I. Background of Data Leakage Prevention
/* The following article is extracted from the "Information Security Newsletter" published by the JUCC IS Task Force. */ 
Data leakage refers to unauthorised transmission of data from within an organisation to an external destination or recipient. The transmission can be done both electronically and physically and the types of data leaked usually include: 
Confidential / Sensitive Information
Intellectual property
Customer / Student Data
Health Records
Given today's strict regulatory and legal compliance requirement on intellectual and personal data protection, organisations, including universities, have invested a great deal of time and resources in safeguarding their information from potential unauthorised access and disclosure. Security vendors and researchers also developed various counter measures to fight against data leakage issues, which are collectively known as Data Leakage Prevention (DLP) solutions. A key distinguishing feature of DLP that contrasts with non-DLP security tools, such as data encryption, is deep content analysis based on pre-defined security policies.
In general, DLP refers to any systems or tools that identify, monitor, and protect the following type of data:

Data in Motion - Any data that is moving through the network to the outside via the Internet. This feature applies to all data 
      transmitted on wire or wirelessly. E.g. Examination results sent to students over the Internet.
Data in Use - Data at the endpoints of the network (e.g. data on USB devices, external drivers, MP3 players, laptops, and other highly-
      mobile devices). E.g. Patent information stored on portable hard disks.
Data at Rest - Data that resides in files system, databases and other storage methods. E.g. A university's financial data stored on the
      financial application server.

In response to the above types of data having exposure to potential leakage problem, specific DLP systems / tools have been engineered to mitigate the risks or detect any security violations:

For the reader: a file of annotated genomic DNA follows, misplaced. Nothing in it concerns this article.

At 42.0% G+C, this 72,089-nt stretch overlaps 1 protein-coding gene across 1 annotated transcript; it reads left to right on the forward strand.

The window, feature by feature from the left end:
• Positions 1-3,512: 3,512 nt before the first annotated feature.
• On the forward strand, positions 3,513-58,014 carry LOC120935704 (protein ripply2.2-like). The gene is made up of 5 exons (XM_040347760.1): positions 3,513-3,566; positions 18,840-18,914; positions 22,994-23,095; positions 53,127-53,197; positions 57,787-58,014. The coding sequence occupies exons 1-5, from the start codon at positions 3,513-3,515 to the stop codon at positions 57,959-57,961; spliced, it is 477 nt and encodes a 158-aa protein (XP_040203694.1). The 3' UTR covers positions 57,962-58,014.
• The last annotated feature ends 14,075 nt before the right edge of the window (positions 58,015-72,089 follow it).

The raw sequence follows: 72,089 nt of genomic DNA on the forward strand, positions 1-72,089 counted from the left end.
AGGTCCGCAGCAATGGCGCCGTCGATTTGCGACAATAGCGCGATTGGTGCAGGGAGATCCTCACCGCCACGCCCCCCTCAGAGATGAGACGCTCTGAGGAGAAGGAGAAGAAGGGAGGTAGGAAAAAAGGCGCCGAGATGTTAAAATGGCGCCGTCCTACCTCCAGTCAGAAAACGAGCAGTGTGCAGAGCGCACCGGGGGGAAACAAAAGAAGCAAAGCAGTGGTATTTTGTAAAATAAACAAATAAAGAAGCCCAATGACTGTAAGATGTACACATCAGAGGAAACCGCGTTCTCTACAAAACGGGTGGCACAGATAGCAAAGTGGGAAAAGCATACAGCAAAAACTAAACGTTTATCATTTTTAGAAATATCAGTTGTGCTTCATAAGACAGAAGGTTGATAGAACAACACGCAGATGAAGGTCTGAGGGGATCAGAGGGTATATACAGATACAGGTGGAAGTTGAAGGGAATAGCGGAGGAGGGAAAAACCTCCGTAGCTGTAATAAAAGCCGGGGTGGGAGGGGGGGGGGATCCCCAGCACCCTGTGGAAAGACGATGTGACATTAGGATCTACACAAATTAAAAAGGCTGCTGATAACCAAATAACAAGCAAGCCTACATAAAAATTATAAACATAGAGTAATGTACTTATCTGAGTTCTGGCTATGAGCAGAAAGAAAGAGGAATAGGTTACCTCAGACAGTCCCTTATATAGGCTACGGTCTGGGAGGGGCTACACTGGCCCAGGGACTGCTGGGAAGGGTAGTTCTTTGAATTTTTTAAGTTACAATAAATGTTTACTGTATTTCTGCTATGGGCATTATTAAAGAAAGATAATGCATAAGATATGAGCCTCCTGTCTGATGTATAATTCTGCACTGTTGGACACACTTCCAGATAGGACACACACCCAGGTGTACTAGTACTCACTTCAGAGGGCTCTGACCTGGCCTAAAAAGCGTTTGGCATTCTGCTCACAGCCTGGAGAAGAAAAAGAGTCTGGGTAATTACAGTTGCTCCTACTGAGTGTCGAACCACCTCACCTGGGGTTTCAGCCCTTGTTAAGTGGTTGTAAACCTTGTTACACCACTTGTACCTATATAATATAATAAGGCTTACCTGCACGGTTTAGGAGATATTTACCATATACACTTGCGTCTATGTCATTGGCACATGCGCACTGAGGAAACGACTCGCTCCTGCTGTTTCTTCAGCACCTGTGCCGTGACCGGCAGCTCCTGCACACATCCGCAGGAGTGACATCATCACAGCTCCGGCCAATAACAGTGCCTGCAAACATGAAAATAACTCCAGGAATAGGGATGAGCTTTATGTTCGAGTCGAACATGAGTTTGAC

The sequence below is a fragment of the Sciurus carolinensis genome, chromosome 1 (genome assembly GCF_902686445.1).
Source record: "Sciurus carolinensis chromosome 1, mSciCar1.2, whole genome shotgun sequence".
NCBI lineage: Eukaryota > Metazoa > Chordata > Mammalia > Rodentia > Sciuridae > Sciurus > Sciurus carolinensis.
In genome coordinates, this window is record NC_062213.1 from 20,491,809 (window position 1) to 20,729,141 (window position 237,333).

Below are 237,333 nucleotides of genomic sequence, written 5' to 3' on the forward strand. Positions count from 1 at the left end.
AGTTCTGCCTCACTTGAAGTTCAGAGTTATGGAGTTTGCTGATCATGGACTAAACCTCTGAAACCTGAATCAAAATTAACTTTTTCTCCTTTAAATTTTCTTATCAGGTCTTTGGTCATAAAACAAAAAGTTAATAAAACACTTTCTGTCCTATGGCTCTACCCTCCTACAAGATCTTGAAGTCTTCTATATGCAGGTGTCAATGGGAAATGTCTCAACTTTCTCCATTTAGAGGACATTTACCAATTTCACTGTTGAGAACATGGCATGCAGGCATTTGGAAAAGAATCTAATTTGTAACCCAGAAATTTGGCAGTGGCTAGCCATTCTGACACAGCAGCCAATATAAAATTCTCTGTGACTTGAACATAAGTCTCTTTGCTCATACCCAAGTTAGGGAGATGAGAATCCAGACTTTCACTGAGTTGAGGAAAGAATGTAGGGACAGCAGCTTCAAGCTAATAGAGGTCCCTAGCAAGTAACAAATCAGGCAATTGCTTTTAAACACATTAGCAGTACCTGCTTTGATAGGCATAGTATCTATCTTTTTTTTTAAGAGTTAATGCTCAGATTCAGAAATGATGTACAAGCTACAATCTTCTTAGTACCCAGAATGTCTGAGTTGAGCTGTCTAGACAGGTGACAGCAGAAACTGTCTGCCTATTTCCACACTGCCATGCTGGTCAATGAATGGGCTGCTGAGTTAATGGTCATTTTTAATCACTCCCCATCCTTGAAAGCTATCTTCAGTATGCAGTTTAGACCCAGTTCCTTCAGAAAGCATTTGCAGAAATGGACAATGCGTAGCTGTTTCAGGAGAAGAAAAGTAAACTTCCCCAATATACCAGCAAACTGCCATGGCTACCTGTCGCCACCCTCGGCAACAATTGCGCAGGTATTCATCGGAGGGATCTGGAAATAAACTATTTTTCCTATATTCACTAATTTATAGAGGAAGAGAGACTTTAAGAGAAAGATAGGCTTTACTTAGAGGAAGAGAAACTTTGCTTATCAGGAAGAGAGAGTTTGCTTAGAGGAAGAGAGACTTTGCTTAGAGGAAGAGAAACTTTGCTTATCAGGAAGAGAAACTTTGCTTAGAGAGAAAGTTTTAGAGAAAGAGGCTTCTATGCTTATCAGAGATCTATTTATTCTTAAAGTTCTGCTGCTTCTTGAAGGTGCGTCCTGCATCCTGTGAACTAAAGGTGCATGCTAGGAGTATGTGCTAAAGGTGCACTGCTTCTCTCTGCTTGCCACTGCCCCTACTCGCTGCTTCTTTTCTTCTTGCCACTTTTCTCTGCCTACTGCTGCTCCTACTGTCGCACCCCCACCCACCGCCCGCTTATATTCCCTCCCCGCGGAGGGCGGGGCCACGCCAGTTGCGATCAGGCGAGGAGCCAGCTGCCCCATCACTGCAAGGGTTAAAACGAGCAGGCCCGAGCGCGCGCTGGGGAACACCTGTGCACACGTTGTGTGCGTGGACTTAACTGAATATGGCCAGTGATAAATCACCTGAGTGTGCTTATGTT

1. Network DLP
    Network DLP is designed to detect any leakage incidents related to data in motion, by detecting if particular important data files are being transferred through universities' networks. This kind of DLP devices usually supports multiple protocols such as HTTP, FTP, P2P and SMTP, and is commonly attached to network equipments (e.g. routers, switches), where all traffic leaving universities' internal network can be captured for inspection.

    Nowadays, most universities have already implemented certain network traffic filtering systems, such as e-mail and web activity monitoring programs, which can achieve part of the functionalities of Network DLP. Some more specialised Network DLP tools include McAfee Network DLP Manager, RSA DLP Network, and Symantec Data Loss Prevention Network series.

  2. Endpoint DLP
    Endpoint DLP products are agents or software that usually reside on end user terminals such as mobile devices and laptops. The common use of Endpoint DLP is to prevent users from storing sensitive information on removable media devices such as USB flash drives and CD/ROM discs and to protect against unauthorised transmission of sensitive information when a user is not connected the universities' own networks (e.g. public free Wi-Fi spot). An Endpoint DLP software can also utilise disk encryption, which prevents unauthorsied access to information on a lost or stolen laptop.

    Popular Endpoint DLP products currently on the market include NextLabs Enterprise DLP, Symantec Protection Suite Enterprise and McAfee Host Data Loss Prevention.